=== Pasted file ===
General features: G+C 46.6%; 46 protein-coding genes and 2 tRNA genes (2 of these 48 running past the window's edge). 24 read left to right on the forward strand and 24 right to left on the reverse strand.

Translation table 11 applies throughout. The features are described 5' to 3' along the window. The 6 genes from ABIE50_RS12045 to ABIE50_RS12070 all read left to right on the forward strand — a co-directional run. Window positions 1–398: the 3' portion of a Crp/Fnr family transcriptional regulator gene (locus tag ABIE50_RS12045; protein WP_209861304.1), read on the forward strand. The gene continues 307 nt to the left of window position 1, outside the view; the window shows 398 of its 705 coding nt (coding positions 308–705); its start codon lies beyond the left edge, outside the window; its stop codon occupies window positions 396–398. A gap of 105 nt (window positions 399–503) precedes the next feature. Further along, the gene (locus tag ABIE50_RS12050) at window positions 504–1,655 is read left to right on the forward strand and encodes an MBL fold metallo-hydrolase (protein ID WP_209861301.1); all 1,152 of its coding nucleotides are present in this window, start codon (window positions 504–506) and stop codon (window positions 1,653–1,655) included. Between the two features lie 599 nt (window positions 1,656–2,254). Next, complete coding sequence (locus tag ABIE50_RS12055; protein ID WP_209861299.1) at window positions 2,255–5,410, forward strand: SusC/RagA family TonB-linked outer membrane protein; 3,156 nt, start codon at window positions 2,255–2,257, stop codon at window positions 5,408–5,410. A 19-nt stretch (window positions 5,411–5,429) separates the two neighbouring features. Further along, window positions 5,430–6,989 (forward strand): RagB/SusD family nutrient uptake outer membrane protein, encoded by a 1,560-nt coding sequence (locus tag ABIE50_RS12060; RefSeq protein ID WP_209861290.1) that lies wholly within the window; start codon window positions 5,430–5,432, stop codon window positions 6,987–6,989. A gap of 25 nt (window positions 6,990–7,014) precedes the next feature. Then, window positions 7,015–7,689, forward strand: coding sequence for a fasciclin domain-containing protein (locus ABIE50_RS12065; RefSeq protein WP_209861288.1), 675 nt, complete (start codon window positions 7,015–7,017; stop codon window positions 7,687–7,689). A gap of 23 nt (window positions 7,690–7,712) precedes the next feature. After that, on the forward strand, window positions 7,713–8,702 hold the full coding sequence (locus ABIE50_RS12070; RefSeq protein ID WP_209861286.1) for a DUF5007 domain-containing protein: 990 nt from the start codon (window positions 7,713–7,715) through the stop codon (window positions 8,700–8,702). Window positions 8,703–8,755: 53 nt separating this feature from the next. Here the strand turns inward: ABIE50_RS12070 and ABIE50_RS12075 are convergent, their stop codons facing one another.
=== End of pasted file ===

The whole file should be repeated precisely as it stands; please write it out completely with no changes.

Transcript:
General features: G+C 46.6%; 46 protein-coding genes and 2 tRNA genes (2 of these 48 running past the window's edge). 24 read left to right on the forward strand and 24 right to left on the reverse strand.

Translation table 11 applies throughout. The features are described 5' to 3' along the window. The 6 genes from ABIE50_RS12045 to ABIE50_RS12070 all read left to right on the forward strand — a co-directional run. Window positions 1–398: the 3' portion of a Crp/Fnr family transcriptional regulator gene (locus tag ABIE50_RS12045; protein WP_209861304.1), read on the forward strand. The gene continues 307 nt to the left of window position 1, outside the view; the window shows 398 of its 705 coding nt (coding positions 308–705); its start codon lies beyond the left edge, outside the window; its stop codon occupies window positions 396–398. A gap of 105 nt (window positions 399–503) precedes the next feature. Further along, the gene (locus tag ABIE50_RS12050) at window positions 504–1,655 is read left to right on the forward strand and encodes an MBL fold metallo-hydrolase (protein ID WP_209861301.1); all 1,152 of its coding nucleotides are present in this window, start codon (window positions 504–506) and stop codon (window positions 1,653–1,655) included. Between the two features lie 599 nt (window positions 1,656–2,254). Next, complete coding sequence (locus tag ABIE50_RS12055; protein ID WP_209861299.1) at window positions 2,255–5,410, forward strand: SusC/RagA family TonB-linked outer membrane protein; 3,156 nt, start codon at window positions 2,255–2,257, stop codon at window positions 5,408–5,410. A 19-nt stretch (window positions 5,411–5,429) separates the two neighbouring features. Further along, window positions 5,430–6,989 (forward strand): RagB/SusD family nutrient uptake outer membrane protein, encoded by a 1,560-nt coding sequence (locus tag ABIE50_RS12060; RefSeq protein ID WP_209861290.1) that lies wholly within the window; start codon window positions 5,430–5,432, stop codon window positions 6,987–6,989. A gap of 25 nt (window positions 6,990–7,014) precedes the next feature. Then, window positions 7,015–7,689, forward strand: coding sequence for a fasciclin domain-containing protein (locus ABIE50_RS12065; RefSeq protein WP_209861288.1), 675 nt, complete (start codon window positions 7,015–7,017; stop codon window positions 7,687–7,689). A gap of 23 nt (window positions 7,690–7,712) precedes the next feature. After that, on the forward strand, window positions 7,713–8,702 hold the full coding sequence (locus ABIE50_RS12070; RefSeq protein ID WP_209861286.1) for a DUF5007 domain-containing protein: 990 nt from the start codon (window positions 7,713–7,715) through the stop codon (window positions 8,700–8,702). Window positions 8,703–8,755: 53 nt separating this feature from the next. Here the strand turns inward: ABIE50_RS12070 and ABIE50_RS12075 are convergent, their stop codons facing one another.